I must admit to being perplexed when I first saw the collar pieces.  The fact that there were two of them made sense – there is an upper and lower collar, and they are different sizes as you can see – but the stand incorporated into the collar really had me stratching my head.  The fashion illustration really looks like there is a separate collar stand, and in the end I decided that must be the case and seprated the two pieces (the photos below show them before they were cut apart.)

Another thing I do with a collar stand is to mark the stitching line all along the curve of the stand at center front – it’s just impossible to rely solely on my seam guide and still get a perfectly curved edge.  If I mark the seam line there’s no guesswork.


This is a 46 and when I orderd the pattern I used a Burda WOF size table to help me decide, and I erred on the small side.  Still, after I did a muslin it was clear I had to narrow the shoulders a full 1/2 inch on each side – I do have narrow shoulders but over all the shoulder and back width seems large to me: 16 1/2 inches across the shoulders.  I also shortend the waist a solid 2 inches and the sleeves 3/4 of an inch. The back was let out 2 inches below the hips and no adjustments had to be made for the front hip area.  The patch pockets were moved down a bit so they don’t hit me right at the waist.  The fabric is a Rayon Poly Stretch twill from Gorgeous Fabrics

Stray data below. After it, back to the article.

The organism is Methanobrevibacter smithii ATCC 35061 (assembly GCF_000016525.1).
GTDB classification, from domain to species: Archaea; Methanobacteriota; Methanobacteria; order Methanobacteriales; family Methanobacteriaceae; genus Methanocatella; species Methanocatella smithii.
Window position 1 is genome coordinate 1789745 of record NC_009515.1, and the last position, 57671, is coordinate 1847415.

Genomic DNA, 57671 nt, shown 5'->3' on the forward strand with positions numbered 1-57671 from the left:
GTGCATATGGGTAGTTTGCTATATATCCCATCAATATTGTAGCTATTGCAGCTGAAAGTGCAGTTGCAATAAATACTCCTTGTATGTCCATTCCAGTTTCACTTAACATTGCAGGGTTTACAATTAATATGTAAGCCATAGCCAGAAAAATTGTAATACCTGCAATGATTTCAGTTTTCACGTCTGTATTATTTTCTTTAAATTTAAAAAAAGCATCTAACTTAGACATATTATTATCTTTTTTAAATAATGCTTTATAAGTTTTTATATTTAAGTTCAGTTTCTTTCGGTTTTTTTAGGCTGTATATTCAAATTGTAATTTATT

So – on to another Marfy! My Fall/Winter 2007-08 catalog just arrived, and inspiration abounds.

August 17, 2007

Taking The Marfy plunge – #9865

Filed under: Marfy,Patterns — phyllisc @ 7:09 am